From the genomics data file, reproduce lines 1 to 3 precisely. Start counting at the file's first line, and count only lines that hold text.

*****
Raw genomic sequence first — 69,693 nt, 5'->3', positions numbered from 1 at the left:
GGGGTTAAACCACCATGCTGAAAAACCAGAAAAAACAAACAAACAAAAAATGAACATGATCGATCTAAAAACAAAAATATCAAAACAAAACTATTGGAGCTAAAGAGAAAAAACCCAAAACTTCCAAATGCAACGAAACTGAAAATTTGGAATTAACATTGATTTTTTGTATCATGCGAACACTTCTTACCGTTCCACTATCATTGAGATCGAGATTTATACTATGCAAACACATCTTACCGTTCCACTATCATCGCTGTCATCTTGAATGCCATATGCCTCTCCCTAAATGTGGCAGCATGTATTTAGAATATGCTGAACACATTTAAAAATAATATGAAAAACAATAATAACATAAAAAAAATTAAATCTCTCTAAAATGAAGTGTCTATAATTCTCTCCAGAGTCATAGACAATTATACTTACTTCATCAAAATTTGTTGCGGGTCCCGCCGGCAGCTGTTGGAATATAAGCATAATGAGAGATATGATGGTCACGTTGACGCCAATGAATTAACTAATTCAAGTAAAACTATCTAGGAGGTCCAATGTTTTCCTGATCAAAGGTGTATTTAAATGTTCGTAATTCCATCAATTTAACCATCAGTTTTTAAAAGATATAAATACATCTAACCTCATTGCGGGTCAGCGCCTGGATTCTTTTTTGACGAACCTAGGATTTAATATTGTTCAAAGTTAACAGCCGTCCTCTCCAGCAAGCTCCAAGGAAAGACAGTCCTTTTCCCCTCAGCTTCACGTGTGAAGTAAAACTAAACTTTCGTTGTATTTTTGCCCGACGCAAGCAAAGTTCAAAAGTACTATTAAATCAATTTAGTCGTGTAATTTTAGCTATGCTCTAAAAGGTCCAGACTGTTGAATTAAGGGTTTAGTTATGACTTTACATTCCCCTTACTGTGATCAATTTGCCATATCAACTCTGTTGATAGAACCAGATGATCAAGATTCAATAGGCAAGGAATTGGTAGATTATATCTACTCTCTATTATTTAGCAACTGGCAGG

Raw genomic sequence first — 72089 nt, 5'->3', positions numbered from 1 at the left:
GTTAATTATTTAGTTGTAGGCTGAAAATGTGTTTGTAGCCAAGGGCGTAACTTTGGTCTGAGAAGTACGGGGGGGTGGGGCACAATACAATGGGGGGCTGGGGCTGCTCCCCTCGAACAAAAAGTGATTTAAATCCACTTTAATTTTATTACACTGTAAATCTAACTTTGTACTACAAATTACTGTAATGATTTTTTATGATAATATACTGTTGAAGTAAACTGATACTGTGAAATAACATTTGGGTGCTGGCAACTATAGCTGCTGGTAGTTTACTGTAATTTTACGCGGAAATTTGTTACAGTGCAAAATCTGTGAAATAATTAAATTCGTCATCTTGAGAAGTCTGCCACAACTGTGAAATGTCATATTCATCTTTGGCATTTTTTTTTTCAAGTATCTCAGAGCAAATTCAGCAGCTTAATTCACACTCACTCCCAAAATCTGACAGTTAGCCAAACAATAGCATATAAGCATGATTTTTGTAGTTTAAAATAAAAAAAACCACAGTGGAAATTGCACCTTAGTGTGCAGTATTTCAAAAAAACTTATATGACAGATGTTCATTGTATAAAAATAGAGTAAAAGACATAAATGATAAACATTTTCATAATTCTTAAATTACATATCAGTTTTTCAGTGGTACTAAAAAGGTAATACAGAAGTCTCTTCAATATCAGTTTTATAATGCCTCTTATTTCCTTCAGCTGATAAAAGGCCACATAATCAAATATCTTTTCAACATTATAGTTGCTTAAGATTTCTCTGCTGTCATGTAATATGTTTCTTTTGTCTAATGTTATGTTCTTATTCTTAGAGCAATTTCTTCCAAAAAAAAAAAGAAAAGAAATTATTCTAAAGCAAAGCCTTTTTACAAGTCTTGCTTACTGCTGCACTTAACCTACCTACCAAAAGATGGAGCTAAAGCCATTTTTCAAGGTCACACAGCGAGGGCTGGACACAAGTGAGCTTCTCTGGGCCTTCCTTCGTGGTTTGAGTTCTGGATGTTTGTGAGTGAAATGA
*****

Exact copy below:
Raw genomic sequence first — 69,693 nt, 5'->3', positions numbered from 1 at the left:
GGGGTTAAACCACCATGCTGAAAAACCAGAAAAAACAAACAAACAAAAAATGAACATGATCGATCTAAAAACAAAAATATCAAAACAAAACTATTGGAGCTAAAGAGAAAAAACCCAAAACTTCCAAATGCAACGAAACTGAAAATTTGGAATTAACATTGATTTTTTGTATCATGCGAACACTTCTTACCGTTCCACTATCATTGAGATCGAGATTTATACTATGCAAACACATCTTACCGTTCCACTATCATCGCTGTCATCTTGAATGCCATATGCCTCTCCCTAAATGTGGCAGCATGTATTTAGAATATGCTGAACACATTTAAAAATAATATGAAAAACAATAATAACATAAAAAAAATTAAATCTCTCTAAAATGAAGTGTCTATAATTCTCTCCAGAGTCATAGACAATTATACTTACTTCATCAAAATTTGTTGCGGGTCCCGCCGGCAGCTGTTGGAATATAAGCATAATGAGAGATATGATGGTCACGTTGACGCCAATGAATTAACTAATTCAAGTAAAACTATCTAGGAGGTCCAATGTTTTCCTGATCAAAGGTGTATTTAAATGTTCGTAATTCCATCAATTTAACCATCAGTTTTTAAAAGATATAAATACATCTAACCTCATTGCGGGTCAGCGCCTGGATTCTTTTTTGACGAACCTAGGATTTAATATTGTTCAAAGTTAACAGCCGTCCTCTCCAGCAAGCTCCAAGGAAAGACAGTCCTTTTCCCCTCAGCTTCACGTGTGAAGTAAAACTAAACTTTCGTTGTATTTTTGCCCGACGCAAGCAAAGTTCAAAAGTACTATTAAATCAATTTAGTCGTGTAATTTTAGCTATGCTCTAAAAGGTCCAGACTGTTGAATTAAGGGTTTAGTTATGACTTTACATTCCCCTTACTGTGATCAATTTGCCATATCAACTCTGTTGATAGAACCAGATGATCAAGATTCAATAGGCAAGGAATTGGTAGATTATATCTACTCTCTATTATTTAGCAACTGGCAGG

Raw genomic sequence first — 72089 nt, 5'->3', positions numbered from 1 at the left: